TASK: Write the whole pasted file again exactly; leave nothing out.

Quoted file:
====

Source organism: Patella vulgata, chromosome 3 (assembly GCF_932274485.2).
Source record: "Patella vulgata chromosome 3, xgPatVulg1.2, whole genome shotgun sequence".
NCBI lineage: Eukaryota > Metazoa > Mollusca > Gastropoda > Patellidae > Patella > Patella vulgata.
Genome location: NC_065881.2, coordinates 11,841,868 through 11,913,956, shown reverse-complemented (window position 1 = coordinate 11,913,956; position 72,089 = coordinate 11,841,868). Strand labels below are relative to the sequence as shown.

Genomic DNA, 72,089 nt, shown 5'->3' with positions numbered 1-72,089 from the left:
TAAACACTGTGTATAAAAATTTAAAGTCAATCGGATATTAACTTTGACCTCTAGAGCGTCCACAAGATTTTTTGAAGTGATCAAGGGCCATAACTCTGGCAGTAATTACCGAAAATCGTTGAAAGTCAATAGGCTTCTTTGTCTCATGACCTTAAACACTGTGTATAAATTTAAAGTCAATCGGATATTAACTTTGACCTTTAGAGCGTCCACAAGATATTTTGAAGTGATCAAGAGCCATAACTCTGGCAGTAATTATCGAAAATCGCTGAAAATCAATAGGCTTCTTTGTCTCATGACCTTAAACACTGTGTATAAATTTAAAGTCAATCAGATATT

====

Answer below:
Source organism: Patella vulgata, chromosome 3 (assembly GCF_932274485.2).
Source record: "Patella vulgata chromosome 3, xgPatVulg1.2, whole genome shotgun sequence".
NCBI lineage: Eukaryota > Metazoa > Mollusca > Gastropoda > Patellidae > Patella > Patella vulgata.
Genome location: NC_065881.2, coordinates 11,841,868 through 11,913,956, shown reverse-complemented (window position 1 = coordinate 11,913,956; position 72,089 = coordinate 11,841,868). Strand labels below are relative to the sequence as shown.

Genomic DNA, 72,089 nt, shown 5'->3' with positions numbered 1-72,089 from the left:
TAAACACTGTGTATAAAAATTTAAAGTCAATCGGATATTAACTTTGACCTCTAGAGCGTCCACAAGATTTTTTGAAGTGATCAAGGGCCATAACTCTGGCAGTAATTACCGAAAATCGTTGAAAGTCAATAGGCTTCTTTGTCTCATGACCTTAAACACTGTGTATAAATTTAAAGTCAATCGGATATTAACTTTGACCTTTAGAGCGTCCACAAGATATTTTGAAGTGATCAAGAGCCATAACTCTGGCAGTAATTATCGAAAATCGCTGAAAATCAATAGGCTTCTTTGTCTCATGACCTTAAACACTGTGTATAAATTTAAAGTCAATCAGATATT